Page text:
Canadian Archaeology

The science or study of primitive societies and the nature of man.

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Canadian Archaeology

Postby Beagle » Sun Sep 17, 2006 10:09 pm

http://www.hamiltonspectator.com/NASApp/cs/ContentServer?pagename=hamilton/Layout/Article_Type1&c=Article&cid=1158270615316&call_pageid=1020420665036&col=1112101662670

Oilsands activity has uncovered vast wealth of a different kind -- a 10,000-year-old quarry rich with tools and weapons from some of the first Albertans, including a pristine spearpoint still smeared with the blood of a woolly mammoth


Canada has a great find - aaye!
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Postby Gene » Mon Sep 18, 2006 6:41 am

That is very interesting. I think the oldest continually used Canadian Paleo site so far is near Debert, Nova Scotia.. (some 10,600 yrs.)

see some artifacts.
http://museum.gov.ns.ca/places/debert/debert.htm
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Postby Sam Salmon » Mon Sep 18, 2006 6:29 pm

Thanks for posting that-saw it earlier but forgot-such is the net :roll:

It's a tough slog to dig in the thin acidic soils of Canada's north and this find no doubt gives impetus/hope to many archaeologists here.
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Postby Minimalist » Mon Sep 18, 2006 7:01 pm

TransCanada PipeLines has rerouted a line to avoid the site. Shell Canada has altered plans in the area.



Now this is impressive. Exxon would have paid Bush and his gang off so they could put a well right in the middle of it!

Good thing it was in Canada.
Something is wrong here. War, disease, death, destruction, hunger, filth, poverty, torture, crime, corruption, and the Ice Capades. Something is definitely wrong. This is not good work. If this is the best God can do, I am not impressed.

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Postby Beagle » Fri Sep 29, 2006 8:53 pm

http://www.firstperspective.ca/fp_template.php?path=20060928plains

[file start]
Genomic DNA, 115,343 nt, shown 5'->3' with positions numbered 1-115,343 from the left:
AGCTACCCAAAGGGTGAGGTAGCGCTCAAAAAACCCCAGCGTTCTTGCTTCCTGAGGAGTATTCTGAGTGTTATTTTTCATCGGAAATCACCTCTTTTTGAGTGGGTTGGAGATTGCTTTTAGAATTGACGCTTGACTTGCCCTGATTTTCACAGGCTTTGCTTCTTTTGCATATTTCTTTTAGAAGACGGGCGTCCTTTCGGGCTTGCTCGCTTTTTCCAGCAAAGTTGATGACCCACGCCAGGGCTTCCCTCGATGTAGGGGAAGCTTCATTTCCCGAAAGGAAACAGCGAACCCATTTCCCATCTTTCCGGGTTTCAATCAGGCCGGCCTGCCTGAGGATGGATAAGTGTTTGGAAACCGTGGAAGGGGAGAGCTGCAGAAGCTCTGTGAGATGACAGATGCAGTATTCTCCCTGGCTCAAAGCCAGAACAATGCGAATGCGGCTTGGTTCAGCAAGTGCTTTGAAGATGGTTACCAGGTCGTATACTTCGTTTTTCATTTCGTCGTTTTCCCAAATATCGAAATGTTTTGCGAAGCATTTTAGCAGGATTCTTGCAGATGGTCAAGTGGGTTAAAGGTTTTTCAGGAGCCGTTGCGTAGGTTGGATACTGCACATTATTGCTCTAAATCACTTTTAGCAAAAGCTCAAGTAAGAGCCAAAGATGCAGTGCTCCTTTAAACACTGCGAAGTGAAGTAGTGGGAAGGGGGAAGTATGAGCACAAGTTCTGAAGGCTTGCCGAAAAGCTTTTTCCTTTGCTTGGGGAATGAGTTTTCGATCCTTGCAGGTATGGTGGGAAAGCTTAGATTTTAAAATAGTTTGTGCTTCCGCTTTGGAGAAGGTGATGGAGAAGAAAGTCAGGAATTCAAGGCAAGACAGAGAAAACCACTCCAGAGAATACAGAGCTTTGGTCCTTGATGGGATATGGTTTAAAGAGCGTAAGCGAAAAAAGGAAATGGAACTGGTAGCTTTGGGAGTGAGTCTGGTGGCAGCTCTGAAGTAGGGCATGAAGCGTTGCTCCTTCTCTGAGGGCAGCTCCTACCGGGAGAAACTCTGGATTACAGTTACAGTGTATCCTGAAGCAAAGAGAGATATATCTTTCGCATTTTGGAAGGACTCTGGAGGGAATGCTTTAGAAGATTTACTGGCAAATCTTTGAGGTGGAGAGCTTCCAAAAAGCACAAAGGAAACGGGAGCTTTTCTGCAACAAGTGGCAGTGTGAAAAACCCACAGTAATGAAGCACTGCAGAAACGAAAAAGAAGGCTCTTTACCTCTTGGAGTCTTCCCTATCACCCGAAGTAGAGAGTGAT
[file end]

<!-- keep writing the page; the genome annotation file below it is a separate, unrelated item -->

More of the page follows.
For the First Nations plains people who inhabited the reaches of Manitoba, Saskatchewan and Alberta, growing cultural sophistication was not merely the result of European contact, but was rather an indigenous development, suggests a Canadian archaeological review.

A new archaeological study published by the Canadian academic suggests that the ancestors of modern First Nations people living on the Plains were more sophisticated than previously thought


It makes you wonder what they previously thought. :?
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Postby Beagle » Fri Apr 04, 2008 3:42 pm

http://www.newswire.ca/en/releases/archive/April2008/04/c2586.html

For a good part of the 16th century, the Basques engaged in the whaling
industry on Canada's East Coast. Years of archival research by historical
geographer Dr. Selma Barkham helped identify Red Bay, Labrador, as a site of
intense Basque activity. Red Bay was the largest shore whaling station, where
vestiges of the Basque presence tell a compelling story of commerce and
courage.
Artifacts profiled in the report include four galeones or naos
(ocean-going vessels), one of which is believed to be the San Juan that sunk
in 1565. Using pioneering techniques, the San Juan was systemically excavated,
raised and recorded in pieces on the surface, reburied and monitored ever
since in order to ensure its preservation for centuries to come.
"This report describes the most comprehensive underwater archaeological
research project ever undertaken in North America, an invaluable addition to
the subject," continued Mr. Doyle. "Our Government appreciates the support
received from the residents of the Red Bay area, numerous international
experts in the field and the Basque Province of Gipuzkoa."


Some pretty neat marine archaeology going on in Canada. 8)
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Postby kbs2244 » Sat Apr 05, 2008 6:01 pm

Just so we don’t forget, Alberta is a heck of a long way from Red Bay.
I think we can suppose any kind of trade or other kind of linkage as being pretty long range,
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Postby Minimalist » Sat Apr 05, 2008 6:53 pm

Alberta is a heck of a long way from Red Bay



But why does it have to be terminus to terminus? All one needs do is speculate about middlemen along the trading network moving goods from east to west and west to east.

Trade goes both ways, no?
Something is wrong here. War, disease, death, destruction, hunger, filth, poverty, torture, crime, corruption, and the Ice Capades. Something is definitely wrong. This is not good work. If this is the best God can do, I am not impressed.

-- George Carlin
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Postby kbs2244 » Sun Apr 06, 2008 12:25 pm

No argument on the trade possibilty, but we are talking something like the entire Silk Road distance and without the same kind of profit motive.
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Postby rich » Sun Apr 06, 2008 1:28 pm

Must've been really strong family ties! :D
i'm not lookin' for who or what made the earth - just who got me dizzy by makin it spin
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